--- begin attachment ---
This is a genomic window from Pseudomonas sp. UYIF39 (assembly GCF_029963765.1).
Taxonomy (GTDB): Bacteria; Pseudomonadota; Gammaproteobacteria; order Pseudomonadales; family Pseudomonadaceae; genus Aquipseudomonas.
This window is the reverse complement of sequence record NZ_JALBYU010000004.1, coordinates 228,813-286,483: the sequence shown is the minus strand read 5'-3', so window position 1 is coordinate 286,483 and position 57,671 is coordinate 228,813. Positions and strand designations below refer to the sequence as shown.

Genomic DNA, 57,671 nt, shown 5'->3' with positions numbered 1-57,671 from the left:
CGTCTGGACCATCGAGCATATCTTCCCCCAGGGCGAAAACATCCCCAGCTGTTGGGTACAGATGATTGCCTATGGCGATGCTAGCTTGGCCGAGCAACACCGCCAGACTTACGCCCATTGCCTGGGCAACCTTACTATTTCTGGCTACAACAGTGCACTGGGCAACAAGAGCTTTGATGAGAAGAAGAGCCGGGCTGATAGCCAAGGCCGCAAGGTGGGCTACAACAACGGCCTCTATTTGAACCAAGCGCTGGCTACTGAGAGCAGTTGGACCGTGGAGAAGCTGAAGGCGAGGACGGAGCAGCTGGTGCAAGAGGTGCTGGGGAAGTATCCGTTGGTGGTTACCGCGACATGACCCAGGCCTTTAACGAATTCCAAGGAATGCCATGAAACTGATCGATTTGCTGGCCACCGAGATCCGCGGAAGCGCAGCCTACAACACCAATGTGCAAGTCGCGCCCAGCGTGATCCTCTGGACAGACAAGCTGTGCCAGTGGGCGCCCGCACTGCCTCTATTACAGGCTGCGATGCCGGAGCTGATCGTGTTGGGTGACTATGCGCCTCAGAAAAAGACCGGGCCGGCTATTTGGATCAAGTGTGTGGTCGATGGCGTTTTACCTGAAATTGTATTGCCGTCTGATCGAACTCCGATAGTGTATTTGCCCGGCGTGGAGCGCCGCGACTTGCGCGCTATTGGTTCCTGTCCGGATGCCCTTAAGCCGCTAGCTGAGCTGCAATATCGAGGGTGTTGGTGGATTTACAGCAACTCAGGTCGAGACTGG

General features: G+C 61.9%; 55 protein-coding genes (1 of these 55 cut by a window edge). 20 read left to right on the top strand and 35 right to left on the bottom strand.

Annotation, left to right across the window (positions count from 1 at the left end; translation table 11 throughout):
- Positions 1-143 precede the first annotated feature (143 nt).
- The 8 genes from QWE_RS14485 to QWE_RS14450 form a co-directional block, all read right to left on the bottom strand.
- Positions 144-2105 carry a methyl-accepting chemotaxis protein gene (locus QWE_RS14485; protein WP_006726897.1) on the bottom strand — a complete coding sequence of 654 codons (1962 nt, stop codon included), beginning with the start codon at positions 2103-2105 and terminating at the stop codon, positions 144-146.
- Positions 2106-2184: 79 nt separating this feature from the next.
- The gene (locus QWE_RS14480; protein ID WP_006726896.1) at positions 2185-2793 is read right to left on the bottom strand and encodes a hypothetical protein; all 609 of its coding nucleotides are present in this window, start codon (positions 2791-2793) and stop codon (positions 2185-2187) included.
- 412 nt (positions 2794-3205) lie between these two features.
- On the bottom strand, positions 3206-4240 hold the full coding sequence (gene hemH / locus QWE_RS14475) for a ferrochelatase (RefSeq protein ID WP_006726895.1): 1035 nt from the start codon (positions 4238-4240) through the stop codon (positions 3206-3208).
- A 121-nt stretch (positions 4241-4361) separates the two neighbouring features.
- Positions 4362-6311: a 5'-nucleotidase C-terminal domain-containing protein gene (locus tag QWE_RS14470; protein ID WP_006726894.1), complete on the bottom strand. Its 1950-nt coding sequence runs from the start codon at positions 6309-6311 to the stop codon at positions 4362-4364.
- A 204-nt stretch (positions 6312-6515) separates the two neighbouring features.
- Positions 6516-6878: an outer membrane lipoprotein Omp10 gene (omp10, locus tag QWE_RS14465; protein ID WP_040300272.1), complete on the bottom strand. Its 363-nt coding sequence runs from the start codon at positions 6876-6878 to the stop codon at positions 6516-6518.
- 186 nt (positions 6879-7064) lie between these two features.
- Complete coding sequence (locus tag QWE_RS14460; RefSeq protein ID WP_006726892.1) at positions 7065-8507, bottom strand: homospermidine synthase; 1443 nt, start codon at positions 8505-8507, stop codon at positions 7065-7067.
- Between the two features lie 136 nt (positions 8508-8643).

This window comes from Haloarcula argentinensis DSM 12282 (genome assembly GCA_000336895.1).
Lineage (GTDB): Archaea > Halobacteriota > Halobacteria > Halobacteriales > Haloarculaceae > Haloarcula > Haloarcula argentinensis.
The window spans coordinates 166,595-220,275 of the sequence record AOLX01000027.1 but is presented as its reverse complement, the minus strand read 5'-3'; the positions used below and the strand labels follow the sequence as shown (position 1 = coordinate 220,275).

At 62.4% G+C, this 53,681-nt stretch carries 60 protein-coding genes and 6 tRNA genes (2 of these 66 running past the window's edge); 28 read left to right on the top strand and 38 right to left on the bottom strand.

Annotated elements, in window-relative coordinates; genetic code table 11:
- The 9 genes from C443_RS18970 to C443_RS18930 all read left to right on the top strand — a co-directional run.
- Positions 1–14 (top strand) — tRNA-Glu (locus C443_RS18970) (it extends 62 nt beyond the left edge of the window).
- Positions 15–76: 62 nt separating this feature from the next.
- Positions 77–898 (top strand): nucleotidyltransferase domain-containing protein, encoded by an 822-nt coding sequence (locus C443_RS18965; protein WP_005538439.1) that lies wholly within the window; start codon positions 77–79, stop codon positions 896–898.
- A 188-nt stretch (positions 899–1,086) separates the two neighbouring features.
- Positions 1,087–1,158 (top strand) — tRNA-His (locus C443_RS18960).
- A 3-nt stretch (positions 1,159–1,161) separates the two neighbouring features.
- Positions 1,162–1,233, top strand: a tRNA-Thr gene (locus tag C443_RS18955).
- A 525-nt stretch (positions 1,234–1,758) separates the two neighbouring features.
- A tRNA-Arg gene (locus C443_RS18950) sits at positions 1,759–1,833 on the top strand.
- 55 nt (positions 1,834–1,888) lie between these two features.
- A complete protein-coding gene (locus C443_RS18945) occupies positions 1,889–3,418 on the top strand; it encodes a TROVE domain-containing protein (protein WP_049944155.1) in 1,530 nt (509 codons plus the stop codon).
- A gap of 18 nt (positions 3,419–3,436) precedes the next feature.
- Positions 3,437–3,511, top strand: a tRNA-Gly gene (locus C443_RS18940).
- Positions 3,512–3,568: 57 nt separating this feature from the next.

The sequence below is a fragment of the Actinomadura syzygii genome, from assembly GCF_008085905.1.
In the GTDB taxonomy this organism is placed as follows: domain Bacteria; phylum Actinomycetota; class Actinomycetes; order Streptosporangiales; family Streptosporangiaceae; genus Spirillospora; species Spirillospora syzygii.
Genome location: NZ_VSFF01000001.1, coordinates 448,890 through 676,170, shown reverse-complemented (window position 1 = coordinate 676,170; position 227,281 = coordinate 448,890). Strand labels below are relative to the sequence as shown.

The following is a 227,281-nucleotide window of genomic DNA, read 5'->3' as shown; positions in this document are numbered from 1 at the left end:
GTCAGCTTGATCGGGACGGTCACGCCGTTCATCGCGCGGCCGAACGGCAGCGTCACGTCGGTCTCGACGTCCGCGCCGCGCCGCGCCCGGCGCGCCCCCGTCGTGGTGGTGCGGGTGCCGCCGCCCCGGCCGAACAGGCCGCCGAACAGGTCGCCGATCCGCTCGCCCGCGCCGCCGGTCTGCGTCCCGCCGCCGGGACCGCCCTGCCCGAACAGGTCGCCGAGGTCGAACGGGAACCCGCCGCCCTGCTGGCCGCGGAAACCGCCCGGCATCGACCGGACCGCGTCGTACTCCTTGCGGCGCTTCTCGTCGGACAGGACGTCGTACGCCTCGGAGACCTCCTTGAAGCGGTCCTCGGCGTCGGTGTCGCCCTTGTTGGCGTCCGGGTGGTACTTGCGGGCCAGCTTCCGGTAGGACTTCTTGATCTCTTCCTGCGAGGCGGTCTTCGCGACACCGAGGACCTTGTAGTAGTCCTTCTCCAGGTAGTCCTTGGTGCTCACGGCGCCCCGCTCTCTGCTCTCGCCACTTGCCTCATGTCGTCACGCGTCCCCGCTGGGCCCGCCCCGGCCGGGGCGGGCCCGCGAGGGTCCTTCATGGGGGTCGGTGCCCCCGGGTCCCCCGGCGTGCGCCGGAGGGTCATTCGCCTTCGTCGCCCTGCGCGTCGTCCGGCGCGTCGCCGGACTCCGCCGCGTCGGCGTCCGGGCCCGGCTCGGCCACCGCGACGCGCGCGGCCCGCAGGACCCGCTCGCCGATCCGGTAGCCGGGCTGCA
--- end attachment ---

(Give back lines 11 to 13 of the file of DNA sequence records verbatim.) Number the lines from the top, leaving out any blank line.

- Positions 2106-2184: 79 nt separating this feature from the next.
- The gene (locus QWE_RS14480; protein ID WP_006726896.1) at positions 2185-2793 is read right to left on the bottom strand and encodes a hypothetical protein; all 609 of its coding nucleotides are present in this window, start codon (positions 2791-2793) and stop codon (positions 2185-2187) included.
- 412 nt (positions 2794-3205) lie between these two features.